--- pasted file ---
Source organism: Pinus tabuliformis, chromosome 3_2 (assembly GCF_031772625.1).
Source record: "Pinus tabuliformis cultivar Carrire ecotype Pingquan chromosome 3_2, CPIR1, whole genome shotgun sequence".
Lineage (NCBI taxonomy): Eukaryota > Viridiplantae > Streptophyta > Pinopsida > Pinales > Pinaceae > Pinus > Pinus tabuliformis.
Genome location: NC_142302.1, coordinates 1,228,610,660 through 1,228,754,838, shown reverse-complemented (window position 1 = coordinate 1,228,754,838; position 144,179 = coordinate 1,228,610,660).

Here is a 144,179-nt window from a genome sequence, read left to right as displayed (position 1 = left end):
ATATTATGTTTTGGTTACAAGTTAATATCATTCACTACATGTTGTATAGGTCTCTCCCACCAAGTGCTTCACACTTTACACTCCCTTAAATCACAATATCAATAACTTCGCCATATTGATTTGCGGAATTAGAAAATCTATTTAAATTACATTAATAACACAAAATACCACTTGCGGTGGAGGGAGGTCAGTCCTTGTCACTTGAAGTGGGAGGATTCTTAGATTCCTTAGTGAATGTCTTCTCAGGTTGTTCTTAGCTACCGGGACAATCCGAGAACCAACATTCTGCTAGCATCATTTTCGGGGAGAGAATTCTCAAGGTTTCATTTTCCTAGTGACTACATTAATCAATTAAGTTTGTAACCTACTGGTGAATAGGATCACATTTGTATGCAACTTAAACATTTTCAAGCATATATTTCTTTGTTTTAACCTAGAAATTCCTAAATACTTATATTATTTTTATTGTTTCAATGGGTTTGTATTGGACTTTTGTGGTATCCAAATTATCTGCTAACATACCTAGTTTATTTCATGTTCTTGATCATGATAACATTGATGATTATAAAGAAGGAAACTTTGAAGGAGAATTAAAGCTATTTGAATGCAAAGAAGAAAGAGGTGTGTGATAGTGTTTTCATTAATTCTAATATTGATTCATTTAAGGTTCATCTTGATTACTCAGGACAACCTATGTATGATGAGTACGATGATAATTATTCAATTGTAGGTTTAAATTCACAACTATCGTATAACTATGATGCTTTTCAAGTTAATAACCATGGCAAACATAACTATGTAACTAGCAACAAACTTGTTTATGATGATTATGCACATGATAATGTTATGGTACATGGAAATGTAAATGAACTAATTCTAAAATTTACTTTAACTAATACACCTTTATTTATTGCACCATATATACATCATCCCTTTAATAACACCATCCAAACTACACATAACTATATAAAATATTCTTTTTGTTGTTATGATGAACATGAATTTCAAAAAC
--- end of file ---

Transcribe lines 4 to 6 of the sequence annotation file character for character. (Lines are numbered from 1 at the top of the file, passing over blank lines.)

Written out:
Genome location: NC_142302.1, coordinates 1,228,610,660 through 1,228,754,838, shown reverse-complemented (window position 1 = coordinate 1,228,754,838; position 144,179 = coordinate 1,228,610,660).

Here is a 144,179-nt window from a genome sequence, read left to right as displayed (position 1 = left end):
ATATTATGTTTTGGTTACAAGTTAATATCATTCACTACATGTTGTATAGGTCTCTCCCACCAAGTGCTTCACACTTTACACTCCCTTAAATCACAATATCAATAACTTCGCCATATTGATTTGCGGAATTAGAAAATCTATTTAAATTACATTAATAACACAAAATACCACTTGCGGTGGAGGGAGGTCAGTCCTTGTCACTTGAAGTGGGAGGATTCTTAGATTCCTTAGTGAATGTCTTCTCAGGTTGTTCTTAGCTACCGGGACAATCCGAGAACCAACATTCTGCTAGCATCATTTTCGGGGAGAGAATTCTCAAGGTTTCATTTTCCTAGTGACTACATTAATCAATTAAGTTTGTAACCTACTGGTGAATAGGATCACATTTGTATGCAACTTAAACATTTTCAAGCATATATTTCTTTGTTTTAACCTAGAAATTCCTAAATACTTATATTATTTTTATTGTTTCAATGGGTTTGTATTGGACTTTTGTGGTATCCAAATTATCTGCTAACATACCTAGTTTATTTCATGTTCTTGATCATGATAACATTGATGATTATAAAGAAGGAAACTTTGAAGGAGAATTAAAGCTATTTGAATGCAAAGAAGAAAGAGGTGTGTGATAGTGTTTTCATTAATTCTAATATTGATTCATTTAAGGTTCATCTTGATTACTCAGGACAACCTATGTATGATGAGTACGATGATAATTATTCAATTGTAGGTTTAAATTCACAACTATCGTATAACTATGATGCTTTTCAAGTTAATAACCATGGCAAACATAACTATGTAACTAGCAACAAACTTGTTTATGATGATTATGCACATGATAATGTTATGGTACATGGAAATGTAAATGAACTAATTCTAAAATTTACTTTAACTAATACACCTTTATTTATTGCACCATATATACATCATCCCTTTAATAACACCATCCAAACTACACATAACTATATAAAATATTCTTTTTGTTGTTATGATGAACATGAATTTCAAAAAC